Drone images giving a bird’s eye view of nesting herons at a stately home cared for by the National Trust have revealed surprising numbers in the heronry, the charity said.
A drone was used for the first time to get a better look at the herons nesting at Belton House, Lincolnshire, as part of the British Trust for Ornithology’s (BTO) annual heronry census.
The drone, which was flown 15 metres above the treetops and adhered to strict guidelines for wildlife monitoring, revealed 11 nests – nine more than expected, the National Trust said.
Ecologist Andrew Chick had been expected a couple of active nests, but the 11 shown from the survey indicates 22 birds are incubating three to four eggs each.
The National Trust said the strong numbers indicated positive effects of the charity’s conservation work to restore the stretch of the River Witham that runs through the Belton estate, including restoring natural features such as shallow areas and riffles to attract white-clawed crayfish and brown trout.
Mr Chick said herons could live up to 20 years, growing to around one metre high (3ft), with a wingspan of 1.85 metres (6ft), and can weigh up to 1.5kg (3.3lbs).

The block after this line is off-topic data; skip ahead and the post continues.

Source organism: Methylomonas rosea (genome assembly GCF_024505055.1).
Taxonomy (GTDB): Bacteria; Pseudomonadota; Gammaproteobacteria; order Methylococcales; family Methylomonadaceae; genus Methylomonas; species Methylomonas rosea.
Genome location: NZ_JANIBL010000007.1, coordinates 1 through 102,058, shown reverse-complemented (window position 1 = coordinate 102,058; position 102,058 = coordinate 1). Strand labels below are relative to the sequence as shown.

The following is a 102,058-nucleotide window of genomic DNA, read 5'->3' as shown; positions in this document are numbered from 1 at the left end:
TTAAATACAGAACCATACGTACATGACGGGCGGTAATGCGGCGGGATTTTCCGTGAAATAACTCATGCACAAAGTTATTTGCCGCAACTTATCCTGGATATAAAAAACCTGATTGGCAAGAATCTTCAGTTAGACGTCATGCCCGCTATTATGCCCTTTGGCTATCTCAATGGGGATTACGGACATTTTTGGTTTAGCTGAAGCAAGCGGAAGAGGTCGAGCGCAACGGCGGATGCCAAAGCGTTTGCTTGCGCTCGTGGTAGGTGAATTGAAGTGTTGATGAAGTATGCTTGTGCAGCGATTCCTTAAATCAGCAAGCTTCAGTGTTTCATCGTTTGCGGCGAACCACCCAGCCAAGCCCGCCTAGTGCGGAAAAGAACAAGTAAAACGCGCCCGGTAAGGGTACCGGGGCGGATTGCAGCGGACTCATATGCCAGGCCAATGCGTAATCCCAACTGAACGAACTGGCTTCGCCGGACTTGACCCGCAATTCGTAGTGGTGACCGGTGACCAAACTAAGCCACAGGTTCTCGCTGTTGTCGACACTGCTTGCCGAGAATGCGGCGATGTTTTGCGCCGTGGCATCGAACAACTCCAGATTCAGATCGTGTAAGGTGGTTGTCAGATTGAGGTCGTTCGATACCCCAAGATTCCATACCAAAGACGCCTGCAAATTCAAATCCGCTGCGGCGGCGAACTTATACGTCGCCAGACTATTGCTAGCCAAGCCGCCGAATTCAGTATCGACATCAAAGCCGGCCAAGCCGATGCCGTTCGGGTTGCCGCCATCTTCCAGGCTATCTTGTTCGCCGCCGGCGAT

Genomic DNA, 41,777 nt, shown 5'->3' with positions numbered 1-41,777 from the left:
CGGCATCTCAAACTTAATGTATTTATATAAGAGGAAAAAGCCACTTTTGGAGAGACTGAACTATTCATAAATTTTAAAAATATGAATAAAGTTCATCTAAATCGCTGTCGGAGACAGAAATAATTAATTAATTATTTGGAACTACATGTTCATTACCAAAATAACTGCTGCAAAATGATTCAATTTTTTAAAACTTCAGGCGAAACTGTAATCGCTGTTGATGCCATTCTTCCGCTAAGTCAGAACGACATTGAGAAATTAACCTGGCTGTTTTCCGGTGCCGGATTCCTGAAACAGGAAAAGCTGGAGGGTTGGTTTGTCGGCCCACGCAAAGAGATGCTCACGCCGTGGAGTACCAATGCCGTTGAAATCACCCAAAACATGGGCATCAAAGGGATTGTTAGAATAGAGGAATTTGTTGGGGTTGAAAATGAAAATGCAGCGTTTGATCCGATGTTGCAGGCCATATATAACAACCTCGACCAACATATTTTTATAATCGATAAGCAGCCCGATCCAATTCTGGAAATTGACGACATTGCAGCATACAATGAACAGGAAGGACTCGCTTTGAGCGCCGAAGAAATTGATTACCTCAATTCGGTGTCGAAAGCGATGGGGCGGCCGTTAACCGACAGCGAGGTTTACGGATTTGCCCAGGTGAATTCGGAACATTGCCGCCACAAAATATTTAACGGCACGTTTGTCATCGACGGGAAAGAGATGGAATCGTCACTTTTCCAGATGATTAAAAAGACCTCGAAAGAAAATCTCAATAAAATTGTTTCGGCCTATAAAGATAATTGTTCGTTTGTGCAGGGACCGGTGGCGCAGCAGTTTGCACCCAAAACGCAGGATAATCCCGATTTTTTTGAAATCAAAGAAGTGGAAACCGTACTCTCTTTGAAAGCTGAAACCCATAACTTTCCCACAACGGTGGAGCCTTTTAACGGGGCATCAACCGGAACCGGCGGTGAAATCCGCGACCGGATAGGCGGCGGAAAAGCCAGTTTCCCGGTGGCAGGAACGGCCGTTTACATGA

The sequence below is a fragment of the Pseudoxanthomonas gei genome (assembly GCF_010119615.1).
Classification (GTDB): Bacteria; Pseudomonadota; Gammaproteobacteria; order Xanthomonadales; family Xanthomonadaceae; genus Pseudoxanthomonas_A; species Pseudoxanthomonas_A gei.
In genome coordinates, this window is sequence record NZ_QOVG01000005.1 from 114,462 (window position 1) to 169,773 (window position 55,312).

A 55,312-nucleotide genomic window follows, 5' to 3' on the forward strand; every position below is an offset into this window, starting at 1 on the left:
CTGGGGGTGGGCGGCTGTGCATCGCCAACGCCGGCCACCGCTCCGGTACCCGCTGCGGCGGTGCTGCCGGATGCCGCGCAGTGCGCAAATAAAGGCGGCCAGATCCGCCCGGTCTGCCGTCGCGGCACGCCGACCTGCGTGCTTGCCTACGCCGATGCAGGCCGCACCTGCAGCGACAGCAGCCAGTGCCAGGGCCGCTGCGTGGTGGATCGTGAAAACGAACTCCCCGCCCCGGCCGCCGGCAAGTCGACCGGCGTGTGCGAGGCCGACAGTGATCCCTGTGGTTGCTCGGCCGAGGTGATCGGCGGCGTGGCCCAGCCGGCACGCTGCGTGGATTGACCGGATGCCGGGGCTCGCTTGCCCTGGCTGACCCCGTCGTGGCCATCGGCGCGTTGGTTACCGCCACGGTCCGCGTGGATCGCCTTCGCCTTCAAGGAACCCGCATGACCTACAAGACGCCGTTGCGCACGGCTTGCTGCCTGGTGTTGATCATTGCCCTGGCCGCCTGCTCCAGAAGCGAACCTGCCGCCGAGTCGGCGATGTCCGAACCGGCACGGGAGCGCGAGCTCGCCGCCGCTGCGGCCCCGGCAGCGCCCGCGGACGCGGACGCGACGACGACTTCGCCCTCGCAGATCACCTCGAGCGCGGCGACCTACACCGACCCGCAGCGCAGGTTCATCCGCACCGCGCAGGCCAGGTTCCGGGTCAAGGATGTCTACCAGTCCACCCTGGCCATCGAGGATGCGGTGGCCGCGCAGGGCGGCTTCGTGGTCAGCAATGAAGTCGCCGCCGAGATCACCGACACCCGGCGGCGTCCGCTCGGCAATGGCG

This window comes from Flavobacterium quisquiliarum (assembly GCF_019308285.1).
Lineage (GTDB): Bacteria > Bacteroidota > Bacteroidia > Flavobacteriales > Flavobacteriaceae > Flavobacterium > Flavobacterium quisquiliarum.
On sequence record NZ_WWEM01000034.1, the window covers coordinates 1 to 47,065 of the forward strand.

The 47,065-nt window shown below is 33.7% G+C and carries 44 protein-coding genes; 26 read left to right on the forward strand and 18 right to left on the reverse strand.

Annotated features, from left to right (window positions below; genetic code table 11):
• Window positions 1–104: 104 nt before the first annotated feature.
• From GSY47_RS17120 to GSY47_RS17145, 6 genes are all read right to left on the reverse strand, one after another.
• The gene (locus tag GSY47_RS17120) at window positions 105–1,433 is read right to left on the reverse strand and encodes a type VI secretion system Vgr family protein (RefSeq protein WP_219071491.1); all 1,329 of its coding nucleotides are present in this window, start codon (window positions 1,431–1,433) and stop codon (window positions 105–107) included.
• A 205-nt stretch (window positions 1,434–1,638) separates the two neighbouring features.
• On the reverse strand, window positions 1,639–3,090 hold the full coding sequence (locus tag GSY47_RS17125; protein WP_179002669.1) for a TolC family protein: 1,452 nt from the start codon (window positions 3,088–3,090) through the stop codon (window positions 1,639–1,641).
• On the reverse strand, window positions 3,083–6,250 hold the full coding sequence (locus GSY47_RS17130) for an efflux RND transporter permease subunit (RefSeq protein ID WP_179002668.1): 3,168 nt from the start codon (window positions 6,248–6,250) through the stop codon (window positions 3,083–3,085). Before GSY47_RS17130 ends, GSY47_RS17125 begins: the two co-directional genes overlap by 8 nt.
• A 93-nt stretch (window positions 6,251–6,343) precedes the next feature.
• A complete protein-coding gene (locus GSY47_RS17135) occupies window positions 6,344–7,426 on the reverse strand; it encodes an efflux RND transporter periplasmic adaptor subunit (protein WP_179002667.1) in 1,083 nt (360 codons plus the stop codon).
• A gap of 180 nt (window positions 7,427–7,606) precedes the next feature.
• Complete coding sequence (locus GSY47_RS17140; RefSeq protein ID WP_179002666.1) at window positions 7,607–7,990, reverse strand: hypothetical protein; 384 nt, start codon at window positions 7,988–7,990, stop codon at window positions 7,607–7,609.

They usually lay their first egg in mid-March and only have one brood per year.
“These herons have probably chosen to nest in this particular Scots Pine tree because of its easy access to Belton’s ornamental ponds and rivers, which the National Trust has been actively managing and improving.
“It’s likely the herons have been present at Belton for decades, but thanks to the view from above this year we’ve been able to get a much more accurate record of how many are nesting in the heronry.”
Carl Hawke, nature conservation adviser at the National Trust, said: “It’s great news to discover our heronry at Belton is much larger than previously thought.”
The number of grey herons in the UK has been steadily growing in recent years, but in Lincolnshire there has been an unexpected decline, with just 20 breeding sites recorded in the county in 2021.
The team at Belton hopes their discovery shows heron numbers in the county are improving.
Mr Hawke said it was clear the conservation work, which later this year will also see wetland habitat created alongside the river, was having a positive effect on the estate’s breeding population.
Warming of the oceans due to climate change will mean that while the fish caught today will still exist in the future, they will not exist in as many numbers, new research suggests. In this context, overfishing would also become easier as population rates are so low, the findings indicate. The study also found that predator-prey interactions will prevent species from keeping up with the conditions where they could thrive. […]